In this activity developed by EDC's Center for Children and Technology, students explore how sound is used to create meaning in a shot by listening for three types of sound: voice-over, music, and ambient sound.
To explore how sound is used to create meaning in a shot, listen for three types of sound while watching the video segment:
VOICE-OVER: What does the narrator sound like? What kind of a person do you imagine the narrator to be? What perspective does the narrator bring?
MUSIC: Where is music added? What kind of music is it? Why was it added?
AMBIENT: What real sounds, recorded in the scene, do you actually hear? Are there sounds you aren't hearing, that may have been filtered out?
Separating sound and images makes it easier to notice what both contribute, separately and together, to the meaning of the shot. Turn down the volume on the computer while playing a video segment and let students guess what it is trying to say.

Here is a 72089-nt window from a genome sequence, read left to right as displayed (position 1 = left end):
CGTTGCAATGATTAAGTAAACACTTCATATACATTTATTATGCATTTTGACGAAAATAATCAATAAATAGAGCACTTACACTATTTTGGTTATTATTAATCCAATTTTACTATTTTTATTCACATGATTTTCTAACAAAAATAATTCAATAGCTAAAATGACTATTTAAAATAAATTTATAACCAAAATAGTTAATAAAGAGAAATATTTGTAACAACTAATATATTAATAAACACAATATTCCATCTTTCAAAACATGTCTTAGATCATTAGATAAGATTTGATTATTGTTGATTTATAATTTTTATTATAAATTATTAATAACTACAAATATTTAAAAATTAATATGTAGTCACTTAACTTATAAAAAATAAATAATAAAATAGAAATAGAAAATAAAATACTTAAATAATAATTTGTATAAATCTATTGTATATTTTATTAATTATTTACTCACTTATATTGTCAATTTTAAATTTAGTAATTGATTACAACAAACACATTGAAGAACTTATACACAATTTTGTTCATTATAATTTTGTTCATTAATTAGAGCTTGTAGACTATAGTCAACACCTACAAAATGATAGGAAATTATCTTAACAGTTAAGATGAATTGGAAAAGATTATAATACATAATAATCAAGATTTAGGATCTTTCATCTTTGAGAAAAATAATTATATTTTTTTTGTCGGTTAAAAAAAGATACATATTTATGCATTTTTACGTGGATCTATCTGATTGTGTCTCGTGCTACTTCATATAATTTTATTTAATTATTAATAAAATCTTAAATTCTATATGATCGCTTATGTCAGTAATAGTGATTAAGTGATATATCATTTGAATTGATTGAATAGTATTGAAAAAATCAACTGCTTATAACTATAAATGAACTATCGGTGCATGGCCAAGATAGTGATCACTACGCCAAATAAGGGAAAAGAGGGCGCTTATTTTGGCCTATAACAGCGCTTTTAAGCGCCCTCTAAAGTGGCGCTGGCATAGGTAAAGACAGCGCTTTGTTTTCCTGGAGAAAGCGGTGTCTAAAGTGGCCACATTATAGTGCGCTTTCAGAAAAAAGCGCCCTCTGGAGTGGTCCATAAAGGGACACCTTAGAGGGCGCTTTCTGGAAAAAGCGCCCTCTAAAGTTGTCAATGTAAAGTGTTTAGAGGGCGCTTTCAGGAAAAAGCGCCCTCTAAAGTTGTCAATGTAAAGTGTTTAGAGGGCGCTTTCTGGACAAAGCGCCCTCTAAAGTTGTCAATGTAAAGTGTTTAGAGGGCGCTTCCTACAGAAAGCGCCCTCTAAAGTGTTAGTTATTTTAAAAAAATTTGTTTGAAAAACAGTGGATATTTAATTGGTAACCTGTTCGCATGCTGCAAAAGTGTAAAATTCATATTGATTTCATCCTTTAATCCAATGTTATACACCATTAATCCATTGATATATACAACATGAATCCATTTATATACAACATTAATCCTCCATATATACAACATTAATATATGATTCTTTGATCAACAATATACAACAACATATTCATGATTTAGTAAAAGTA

You can then turn the sound back on and hide the video window by minimizing it after you click the PLAY button. This allows your students to pay close attention to sound.
When you play the video with the sound, they will find it easier to notice the difference between ambient sound, the kind that you would hear if you were in the scene, and the kind of sound, both voice-over and music tracks, that are added to the video afterward. This technique helps students to become aware of the deliberate choices made by filmmakers to convey their message.
Assign directly to your students using the code or link above, without having them log in. Simply tell your students to go to
www.pbsstudents.org and enter the Assignment Code, or click on the Assignment URL to share the assignment as a link.